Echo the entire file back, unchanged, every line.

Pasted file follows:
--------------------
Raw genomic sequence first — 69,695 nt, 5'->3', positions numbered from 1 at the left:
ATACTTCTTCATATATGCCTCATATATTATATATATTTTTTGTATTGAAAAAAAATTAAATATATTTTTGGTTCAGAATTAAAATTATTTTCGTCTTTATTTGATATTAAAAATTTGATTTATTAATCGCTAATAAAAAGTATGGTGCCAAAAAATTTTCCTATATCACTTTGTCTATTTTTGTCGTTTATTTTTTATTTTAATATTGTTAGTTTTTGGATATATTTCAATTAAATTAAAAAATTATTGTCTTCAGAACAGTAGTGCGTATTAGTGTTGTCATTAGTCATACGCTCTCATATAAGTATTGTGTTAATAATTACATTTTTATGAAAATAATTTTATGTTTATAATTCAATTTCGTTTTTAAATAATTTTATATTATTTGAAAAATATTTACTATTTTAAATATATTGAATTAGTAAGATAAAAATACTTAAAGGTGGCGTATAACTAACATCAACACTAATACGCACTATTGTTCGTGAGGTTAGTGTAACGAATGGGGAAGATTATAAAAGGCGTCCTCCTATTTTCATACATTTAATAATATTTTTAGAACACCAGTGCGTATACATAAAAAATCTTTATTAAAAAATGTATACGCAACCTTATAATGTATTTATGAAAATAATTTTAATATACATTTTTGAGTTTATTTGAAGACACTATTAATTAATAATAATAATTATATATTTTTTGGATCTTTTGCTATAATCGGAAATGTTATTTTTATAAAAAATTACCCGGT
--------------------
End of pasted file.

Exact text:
Raw genomic sequence first — 69,695 nt, 5'->3', positions numbered from 1 at the left:
ATACTTCTTCATATATGCCTCATATATTATATATATTTTTTGTATTGAAAAAAAATTAAATATATTTTTGGTTCAGAATTAAAATTATTTTCGTCTTTATTTGATATTAAAAATTTGATTTATTAATCGCTAATAAAAAGTATGGTGCCAAAAAATTTTCCTATATCACTTTGTCTATTTTTGTCGTTTATTTTTTATTTTAATATTGTTAGTTTTTGGATATATTTCAATTAAATTAAAAAATTATTGTCTTCAGAACAGTAGTGCGTATTAGTGTTGTCATTAGTCATACGCTCTCATATAAGTATTGTGTTAATAATTACATTTTTATGAAAATAATTTTATGTTTATAATTCAATTTCGTTTTTAAATAATTTTATATTATTTGAAAAATATTTACTATTTTAAATATATTGAATTAGTAAGATAAAAATACTTAAAGGTGGCGTATAACTAACATCAACACTAATACGCACTATTGTTCGTGAGGTTAGTGTAACGAATGGGGAAGATTATAAAAGGCGTCCTCCTATTTTCATACATTTAATAATATTTTTAGAACACCAGTGCGTATACATAAAAAATCTTTATTAAAAAATGTATACGCAACCTTATAATGTATTTATGAAAATAATTTTAATATACATTTTTGAGTTTATTTGAAGACACTATTAATTAATAATAATAATTATATATTTTTTGGATCTTTTGCTATAATCGGAAATGTTATTTTTATAAAAAATTACCCGGT